In response to the complainant’s point about mistaking the product for child’s bubble bath, the company stated that the product would only be found in the spirits aisle of shops and that the RRP of the product was £14.99, in comparison to child’s bubble bath that had an average price of £1 to £3.50. The company said that it believed that this point raised by the complainant indicated that it was a malicious complaint designed to cause the company harm, rather than it being a legitimate complaint from a member of the public. The company noted that in the letter the Portman Group sent to the company regarding the complaint, the product was referred to as a ‘gin-based liqueur.’ The company asserted that the product had not displayed ‘gin-based liqueur’ on the label since 2019 and had since been labelled as ‘Premium Gin Liqueur.’ The company believed that the complainant was likely a competitor and asked the Panel to take this into strong consideration.
The company also stated that the product was clearly identifiable as an alcoholic product and so would not be confused with child’s bubble bath.
In regard to the product communicating its alcoholic nature with absolute clarity, the company pointed out that both products – whether the older version the complainant had complained about, or the up-to-date version – stated the alcoholic nature with the descriptors ‘gin-based liqueur’ and ‘premium gin liqueur’ and that this was in black capitalised font on the front of the label. The company stated that the alcoholic strength by volume (ABV) of 20% was in bold, black, capitalised text and was in a hexagon shape in order to stand out from the rest of the label. The company also highlighted that the side of the label contained relevant regulatory information including the UK pregnancy warning, a reference to alcohol units and a link to the Drinkaware website. Lastly, the company mentioned that the shape of the bottle was that of traditional spirit bottles and the top contained an anti-tamper seal which contributed to the product’s positive alcohol cues. The company therefore believed that the product clearly communicated the alcohol nature of the drink and would not be mistaken for a product that was suitable for under-18s.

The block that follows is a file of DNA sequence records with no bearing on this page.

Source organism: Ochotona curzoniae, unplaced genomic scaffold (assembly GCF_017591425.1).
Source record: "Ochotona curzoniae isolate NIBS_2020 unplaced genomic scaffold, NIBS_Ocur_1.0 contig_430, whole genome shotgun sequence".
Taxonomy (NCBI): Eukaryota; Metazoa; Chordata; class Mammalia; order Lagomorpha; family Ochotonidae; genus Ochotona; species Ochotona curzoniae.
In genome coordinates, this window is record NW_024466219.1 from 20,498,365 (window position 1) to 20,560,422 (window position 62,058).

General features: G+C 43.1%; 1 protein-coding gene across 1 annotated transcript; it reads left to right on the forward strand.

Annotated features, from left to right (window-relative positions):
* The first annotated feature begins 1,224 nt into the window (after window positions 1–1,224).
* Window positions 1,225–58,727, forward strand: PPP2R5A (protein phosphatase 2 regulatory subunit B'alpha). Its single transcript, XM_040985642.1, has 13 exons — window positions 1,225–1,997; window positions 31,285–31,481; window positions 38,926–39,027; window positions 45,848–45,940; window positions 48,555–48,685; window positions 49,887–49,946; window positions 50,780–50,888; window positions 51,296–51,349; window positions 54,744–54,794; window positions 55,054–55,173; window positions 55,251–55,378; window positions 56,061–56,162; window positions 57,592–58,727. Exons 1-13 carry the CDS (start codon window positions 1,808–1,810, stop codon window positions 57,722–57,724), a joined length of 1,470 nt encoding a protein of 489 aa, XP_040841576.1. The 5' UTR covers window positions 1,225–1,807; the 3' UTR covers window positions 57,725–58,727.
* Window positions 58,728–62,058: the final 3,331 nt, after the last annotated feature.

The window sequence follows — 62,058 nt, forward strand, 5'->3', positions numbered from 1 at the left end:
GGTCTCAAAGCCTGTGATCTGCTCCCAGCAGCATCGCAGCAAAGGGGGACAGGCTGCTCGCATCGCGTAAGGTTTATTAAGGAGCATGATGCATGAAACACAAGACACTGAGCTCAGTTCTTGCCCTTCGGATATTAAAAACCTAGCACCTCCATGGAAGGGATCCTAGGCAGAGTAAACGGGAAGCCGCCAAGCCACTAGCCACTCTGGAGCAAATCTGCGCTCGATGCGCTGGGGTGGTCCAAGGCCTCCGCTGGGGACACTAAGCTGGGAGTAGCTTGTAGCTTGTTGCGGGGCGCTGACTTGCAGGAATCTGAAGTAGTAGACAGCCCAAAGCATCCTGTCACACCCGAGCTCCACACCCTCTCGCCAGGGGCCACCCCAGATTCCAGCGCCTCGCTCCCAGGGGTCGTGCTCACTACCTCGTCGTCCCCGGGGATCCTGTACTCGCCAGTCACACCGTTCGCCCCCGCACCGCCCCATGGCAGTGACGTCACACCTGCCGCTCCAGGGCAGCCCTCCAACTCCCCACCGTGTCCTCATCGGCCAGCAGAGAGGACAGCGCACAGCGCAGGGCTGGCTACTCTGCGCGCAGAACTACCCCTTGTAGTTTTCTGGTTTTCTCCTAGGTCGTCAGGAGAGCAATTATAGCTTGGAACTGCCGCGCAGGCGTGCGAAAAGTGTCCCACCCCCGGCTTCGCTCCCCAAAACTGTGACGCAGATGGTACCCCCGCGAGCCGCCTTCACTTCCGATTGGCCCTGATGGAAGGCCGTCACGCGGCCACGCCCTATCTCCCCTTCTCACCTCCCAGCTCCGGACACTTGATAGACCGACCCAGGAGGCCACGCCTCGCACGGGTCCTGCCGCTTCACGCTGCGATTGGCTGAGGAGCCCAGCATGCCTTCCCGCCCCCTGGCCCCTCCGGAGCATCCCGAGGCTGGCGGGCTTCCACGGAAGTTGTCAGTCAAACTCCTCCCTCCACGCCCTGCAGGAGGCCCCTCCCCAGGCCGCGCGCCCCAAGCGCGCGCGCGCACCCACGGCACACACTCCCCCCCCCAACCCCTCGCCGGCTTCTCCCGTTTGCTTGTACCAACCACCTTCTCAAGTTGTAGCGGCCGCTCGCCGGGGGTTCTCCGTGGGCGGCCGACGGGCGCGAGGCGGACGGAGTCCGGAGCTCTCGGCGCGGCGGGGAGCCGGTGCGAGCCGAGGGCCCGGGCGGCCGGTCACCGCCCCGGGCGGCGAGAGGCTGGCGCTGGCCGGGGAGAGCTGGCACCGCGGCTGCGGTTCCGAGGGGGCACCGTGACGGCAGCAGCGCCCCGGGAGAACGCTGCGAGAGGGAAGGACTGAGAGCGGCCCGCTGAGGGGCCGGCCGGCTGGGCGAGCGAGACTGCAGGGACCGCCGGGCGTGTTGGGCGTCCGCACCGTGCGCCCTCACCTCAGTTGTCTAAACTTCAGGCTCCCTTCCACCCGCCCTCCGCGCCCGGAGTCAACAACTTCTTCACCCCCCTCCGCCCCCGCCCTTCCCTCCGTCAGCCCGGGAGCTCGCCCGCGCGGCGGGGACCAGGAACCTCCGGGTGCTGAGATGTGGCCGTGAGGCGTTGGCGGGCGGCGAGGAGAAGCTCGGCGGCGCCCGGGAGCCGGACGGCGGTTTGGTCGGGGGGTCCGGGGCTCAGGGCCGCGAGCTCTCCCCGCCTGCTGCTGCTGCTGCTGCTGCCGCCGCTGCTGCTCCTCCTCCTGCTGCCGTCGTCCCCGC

The company then referenced a number of previous cases considered by the Panel under rule 3.2(h) of the Code and highlighted how these cases were similar to the Realm of the Unicorn product.
The first ruling the company referenced was Thrillseeker which was considered by the Panel in 2019. The company highlighted that the Panel ruled that the images on Thrillseeker were adult in nature due to the graphic novel style of the design and that the spacemen illustrations could be seen to have appeal to both adults and children but that it would be unlikely to have particular appeal to under-18s.
The second ruling the company highlighted was Pixie Tears which was also considered by the Panel in 2019. The company stated that in the Pixie Tears case the Panel ruled that the art-deco line drawing of the pixie was unlikely to have particular appeal to under-18s, but that fairy-tale characters could hold potential appeal depending on the imagery used. In that case, whilst the Panel had considered that the use of the pixie was close to the line in terms of acceptability, as it was not drawn in a cartoon-style, it was not considered to have appeal to young children. The company stated that the image of the fairy was created using thick, bold lines which were more simplistic and cartoonish than any of the images used on the Realm of the Unicorn.
The third ruling the company referenced was the Zymurgorium Forced Darkeside Gin case which looked at, in part, whether it breached rule 3.2(h), but the Panel did not uphold. The company noted that the Panel had found that the label in that case was not overly childish in its design. The company believed that that product was more exciting and eventful in its artwork than the Realm of the Unicorn and that it could not be said to have more appeal to under-18s than the Forced Darkeside Gin.